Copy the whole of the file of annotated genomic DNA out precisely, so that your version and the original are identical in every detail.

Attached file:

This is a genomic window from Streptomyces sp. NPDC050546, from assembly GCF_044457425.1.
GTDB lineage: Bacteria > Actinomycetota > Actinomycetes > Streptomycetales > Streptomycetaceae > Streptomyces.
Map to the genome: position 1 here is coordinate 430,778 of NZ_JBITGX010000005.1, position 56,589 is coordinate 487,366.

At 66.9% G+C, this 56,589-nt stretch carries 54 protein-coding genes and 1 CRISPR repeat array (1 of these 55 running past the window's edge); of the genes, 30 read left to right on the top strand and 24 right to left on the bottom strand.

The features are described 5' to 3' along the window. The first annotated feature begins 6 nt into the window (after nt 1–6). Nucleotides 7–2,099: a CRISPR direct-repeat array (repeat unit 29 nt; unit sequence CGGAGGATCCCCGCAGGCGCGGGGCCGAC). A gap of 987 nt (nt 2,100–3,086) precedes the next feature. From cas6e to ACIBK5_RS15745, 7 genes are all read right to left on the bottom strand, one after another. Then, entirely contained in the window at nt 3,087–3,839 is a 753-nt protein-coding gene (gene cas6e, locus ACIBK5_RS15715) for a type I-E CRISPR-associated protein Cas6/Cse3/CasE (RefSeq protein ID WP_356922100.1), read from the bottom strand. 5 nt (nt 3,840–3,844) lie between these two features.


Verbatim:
This is a genomic window from Streptomyces sp. NPDC050546, from assembly GCF_044457425.1.
GTDB lineage: Bacteria > Actinomycetota > Actinomycetes > Streptomycetales > Streptomycetaceae > Streptomyces.
Map to the genome: position 1 here is coordinate 430,778 of NZ_JBITGX010000005.1, position 56,589 is coordinate 487,366.

At 66.9% G+C, this 56,589-nt stretch carries 54 protein-coding genes and 1 CRISPR repeat array (1 of these 55 running past the window's edge); of the genes, 30 read left to right on the top strand and 24 right to left on the bottom strand.

The features are described 5' to 3' along the window. The first annotated feature begins 6 nt into the window (after nt 1–6). Nucleotides 7–2,099: a CRISPR direct-repeat array (repeat unit 29 nt; unit sequence CGGAGGATCCCCGCAGGCGCGGGGCCGAC). A gap of 987 nt (nt 2,100–3,086) precedes the next feature. From cas6e to ACIBK5_RS15745, 7 genes are all read right to left on the bottom strand, one after another. Then, entirely contained in the window at nt 3,087–3,839 is a 753-nt protein-coding gene (gene cas6e, locus ACIBK5_RS15715) for a type I-E CRISPR-associated protein Cas6/Cse3/CasE (RefSeq protein ID WP_356922100.1), read from the bottom strand. 5 nt (nt 3,840–3,844) lie between these two features.